And so I ran cross country, danced pointe and ballet, conducted a marching band ensemble of a school with the oldest high-school football rivalry in the country, and graduated high school with 60 odd advanced credits that allowed me to get my Bachelors in 2 years. Model UN, honor societies, invited presentations, admission to one of the top 3 political science MA programs in the world and yet, I sit here, in Paris a newly-turned 21 year old, and I still feel unfinished. Though my parents have never presented me a receipt, I still feel like I haven’t “paid them back”

My parents know that I’ve achieved: organizations have given me awards. They know that I can draw; professional artists have Liked my art. They know that I can write poetry; the published have asked me to open for them. They know that I can write, PhDs have requested to cite my work.

I do not fear being inadequate as much as I fear how my inability to secure “professional verification” would impact my connection to my parents. Not to the extent that they would disown me, but yet, all the more desperate. It’s more like losing a rosetta stone capable of taking my efforts to repay unquantifiable sacrifices and my hopes to make them proud, and translating them into stock complete with ratings and an ISDA agreement from JP Morgan.

I have read How to Win Friends and Influence People and The 7 Habits of Highly Effective People. I know the doctrines of Carnegie and Covey and Sinek like scripture and yet, I cannot emancipate myself from this reward system that runs on a slash-and-burn business model, leaving nothing but smouldering expectations and volatility in its wake. As a player in this game, I can faintly see the sidelines I’m operating between, but the resolution in sight just doesn’t seem believable. I write this on a window sill in the Latin Quarter, plotting like every other student for a success-filled and (hopefully) meaningful career at this government agency or this IO, trying to convince myself that this, too, is what I want. I write this as reminders to submit papers to colloquiums whose names cannot fit in the window pop up. I write this as my back continues to ache and my tongue thirsts for the lyricism of poetry but has broken to elevator pitch:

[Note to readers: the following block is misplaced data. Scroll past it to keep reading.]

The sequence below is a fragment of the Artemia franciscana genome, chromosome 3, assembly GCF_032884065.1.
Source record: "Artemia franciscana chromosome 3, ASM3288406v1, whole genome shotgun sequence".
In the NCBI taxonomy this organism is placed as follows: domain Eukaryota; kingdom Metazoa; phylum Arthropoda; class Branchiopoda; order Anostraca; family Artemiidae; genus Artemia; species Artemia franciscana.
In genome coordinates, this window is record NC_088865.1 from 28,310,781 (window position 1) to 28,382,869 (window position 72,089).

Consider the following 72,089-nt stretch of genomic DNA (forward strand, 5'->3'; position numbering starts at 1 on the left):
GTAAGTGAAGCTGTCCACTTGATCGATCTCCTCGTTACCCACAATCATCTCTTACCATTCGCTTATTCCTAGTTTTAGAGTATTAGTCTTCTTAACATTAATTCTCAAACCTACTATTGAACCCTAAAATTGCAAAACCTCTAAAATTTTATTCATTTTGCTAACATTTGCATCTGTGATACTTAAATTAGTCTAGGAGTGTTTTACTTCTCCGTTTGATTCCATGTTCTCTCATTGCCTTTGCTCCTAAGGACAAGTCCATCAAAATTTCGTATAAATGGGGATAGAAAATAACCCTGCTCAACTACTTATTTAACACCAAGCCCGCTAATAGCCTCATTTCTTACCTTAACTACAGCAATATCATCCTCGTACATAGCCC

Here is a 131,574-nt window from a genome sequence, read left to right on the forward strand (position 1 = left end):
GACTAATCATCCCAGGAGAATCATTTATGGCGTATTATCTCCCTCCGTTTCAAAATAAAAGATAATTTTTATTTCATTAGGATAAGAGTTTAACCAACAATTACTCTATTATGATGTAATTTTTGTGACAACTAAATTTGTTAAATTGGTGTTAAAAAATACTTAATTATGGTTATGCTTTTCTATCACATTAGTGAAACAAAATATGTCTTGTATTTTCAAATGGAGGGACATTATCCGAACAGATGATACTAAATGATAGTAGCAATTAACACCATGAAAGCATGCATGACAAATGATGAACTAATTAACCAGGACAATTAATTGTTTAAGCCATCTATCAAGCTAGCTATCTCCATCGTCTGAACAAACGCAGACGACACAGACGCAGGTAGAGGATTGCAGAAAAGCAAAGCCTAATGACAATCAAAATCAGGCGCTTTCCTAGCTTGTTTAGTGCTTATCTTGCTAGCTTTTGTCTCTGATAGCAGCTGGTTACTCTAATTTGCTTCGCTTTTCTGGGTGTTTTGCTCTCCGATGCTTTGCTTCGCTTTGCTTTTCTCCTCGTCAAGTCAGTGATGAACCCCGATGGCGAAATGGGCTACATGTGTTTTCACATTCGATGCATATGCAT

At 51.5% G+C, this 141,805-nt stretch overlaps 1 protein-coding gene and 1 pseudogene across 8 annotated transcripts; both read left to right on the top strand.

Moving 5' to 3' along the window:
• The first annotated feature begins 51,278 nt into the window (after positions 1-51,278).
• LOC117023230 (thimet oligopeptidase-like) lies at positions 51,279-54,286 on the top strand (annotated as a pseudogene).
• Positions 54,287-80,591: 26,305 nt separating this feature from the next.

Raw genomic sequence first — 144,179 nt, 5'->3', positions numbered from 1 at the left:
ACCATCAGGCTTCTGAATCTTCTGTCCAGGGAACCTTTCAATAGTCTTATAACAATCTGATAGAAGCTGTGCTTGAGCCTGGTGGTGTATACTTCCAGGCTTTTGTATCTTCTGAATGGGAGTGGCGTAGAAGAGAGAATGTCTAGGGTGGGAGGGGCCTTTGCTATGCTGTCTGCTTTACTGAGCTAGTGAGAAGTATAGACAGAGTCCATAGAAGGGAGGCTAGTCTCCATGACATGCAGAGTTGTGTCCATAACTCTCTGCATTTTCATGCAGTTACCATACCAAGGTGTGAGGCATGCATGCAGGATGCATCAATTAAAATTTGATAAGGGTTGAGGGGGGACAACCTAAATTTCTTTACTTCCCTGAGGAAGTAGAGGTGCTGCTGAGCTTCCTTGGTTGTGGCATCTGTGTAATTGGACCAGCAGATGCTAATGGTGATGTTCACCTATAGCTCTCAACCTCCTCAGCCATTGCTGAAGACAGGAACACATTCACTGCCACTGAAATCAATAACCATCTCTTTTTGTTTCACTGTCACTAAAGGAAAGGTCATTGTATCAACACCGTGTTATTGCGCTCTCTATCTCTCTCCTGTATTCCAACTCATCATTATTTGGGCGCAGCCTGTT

“My name is Jillian Montilla and I am a first generation Filipino-American proudly pursuing a MA in Human Rights and Humanitarian Action at the Paris School of International Affairs. My passions and interests in women’s rights, economic theory, and sustainable peace building intersect and synergize to create a candidate ready to join and grow as a part of your team.” 

The game continues and on I play.

Overachiever Magazine was started by Rehana Paul in October of 2018 to give a platform to all Asian women, non-binary people, and other gender minorities.

Our name is poking fun at the stereotype that all Asians are overachievers, especially Asian women, non-binary people, and other gender minorities. It’s also in recognition of all of us who have had no choice but to be overachievers: managing societal expectations, family obligations, and educational opportunities, all while fighting the patriarchy.

We have grown since then, putting out bimonthly issues (we are contributor powered: apply to write for our next one!), and weekly reviews of culture, and news that is important to us.

You can find announcements, more news, and get to know our staff on social media: give us a follow, and learn how you can get involved today!

We do not claim to speak for all Asian women, non-binary people, and other gender minorities. We are just here to give them a place to speak for themselves.

We hope you’ll join us.